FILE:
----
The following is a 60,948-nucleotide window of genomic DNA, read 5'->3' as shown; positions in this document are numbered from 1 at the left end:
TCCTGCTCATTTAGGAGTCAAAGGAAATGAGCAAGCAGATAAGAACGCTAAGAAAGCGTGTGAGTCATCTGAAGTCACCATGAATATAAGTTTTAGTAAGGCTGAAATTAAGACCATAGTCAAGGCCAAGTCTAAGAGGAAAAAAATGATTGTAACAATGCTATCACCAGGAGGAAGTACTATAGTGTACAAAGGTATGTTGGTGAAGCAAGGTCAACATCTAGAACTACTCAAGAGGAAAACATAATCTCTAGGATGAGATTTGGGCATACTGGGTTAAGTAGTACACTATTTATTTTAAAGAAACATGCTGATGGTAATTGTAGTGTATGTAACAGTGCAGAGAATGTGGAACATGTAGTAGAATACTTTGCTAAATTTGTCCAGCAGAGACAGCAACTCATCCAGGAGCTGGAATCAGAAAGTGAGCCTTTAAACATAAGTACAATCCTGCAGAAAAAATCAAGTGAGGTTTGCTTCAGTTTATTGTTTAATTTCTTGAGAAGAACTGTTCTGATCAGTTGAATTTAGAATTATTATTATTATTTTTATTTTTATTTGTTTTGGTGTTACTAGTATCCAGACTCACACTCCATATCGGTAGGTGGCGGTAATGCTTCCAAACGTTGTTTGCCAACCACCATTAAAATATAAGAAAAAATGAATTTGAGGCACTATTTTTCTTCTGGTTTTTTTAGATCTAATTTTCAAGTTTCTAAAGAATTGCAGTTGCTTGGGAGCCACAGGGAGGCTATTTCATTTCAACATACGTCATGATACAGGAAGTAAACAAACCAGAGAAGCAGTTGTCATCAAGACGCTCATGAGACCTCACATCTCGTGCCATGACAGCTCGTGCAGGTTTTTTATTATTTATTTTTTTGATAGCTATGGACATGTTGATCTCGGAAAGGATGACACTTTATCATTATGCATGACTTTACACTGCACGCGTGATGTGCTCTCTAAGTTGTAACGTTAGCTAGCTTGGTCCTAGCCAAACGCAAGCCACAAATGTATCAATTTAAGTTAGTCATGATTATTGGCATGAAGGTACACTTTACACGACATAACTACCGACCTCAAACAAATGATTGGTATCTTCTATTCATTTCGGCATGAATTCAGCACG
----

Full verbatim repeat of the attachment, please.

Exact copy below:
The following is a 60,948-nucleotide window of genomic DNA, read 5'->3' as shown; positions in this document are numbered from 1 at the left end:
TCCTGCTCATTTAGGAGTCAAAGGAAATGAGCAAGCAGATAAGAACGCTAAGAAAGCGTGTGAGTCATCTGAAGTCACCATGAATATAAGTTTTAGTAAGGCTGAAATTAAGACCATAGTCAAGGCCAAGTCTAAGAGGAAAAAAATGATTGTAACAATGCTATCACCAGGAGGAAGTACTATAGTGTACAAAGGTATGTTGGTGAAGCAAGGTCAACATCTAGAACTACTCAAGAGGAAAACATAATCTCTAGGATGAGATTTGGGCATACTGGGTTAAGTAGTACACTATTTATTTTAAAGAAACATGCTGATGGTAATTGTAGTGTATGTAACAGTGCAGAGAATGTGGAACATGTAGTAGAATACTTTGCTAAATTTGTCCAGCAGAGACAGCAACTCATCCAGGAGCTGGAATCAGAAAGTGAGCCTTTAAACATAAGTACAATCCTGCAGAAAAAATCAAGTGAGGTTTGCTTCAGTTTATTGTTTAATTTCTTGAGAAGAACTGTTCTGATCAGTTGAATTTAGAATTATTATTATTATTTTTATTTTTATTTGTTTTGGTGTTACTAGTATCCAGACTCACACTCCATATCGGTAGGTGGCGGTAATGCTTCCAAACGTTGTTTGCCAACCACCATTAAAATATAAGAAAAAATGAATTTGAGGCACTATTTTTCTTCTGGTTTTTTTAGATCTAATTTTCAAGTTTCTAAAGAATTGCAGTTGCTTGGGAGCCACAGGGAGGCTATTTCATTTCAACATACGTCATGATACAGGAAGTAAACAAACCAGAGAAGCAGTTGTCATCAAGACGCTCATGAGACCTCACATCTCGTGCCATGACAGCTCGTGCAGGTTTTTTATTATTTATTTTTTTGATAGCTATGGACATGTTGATCTCGGAAAGGATGACACTTTATCATTATGCATGACTTTACACTGCACGCGTGATGTGCTCTCTAAGTTGTAACGTTAGCTAGCTTGGTCCTAGCCAAACGCAAGCCACAAATGTATCAATTTAAGTTAGTCATGATTATTGGCATGAAGGTACACTTTACACGACATAACTACCGACCTCAAACAAATGATTGGTATCTTCTATTCATTTCGGCATGAATTCAGCACG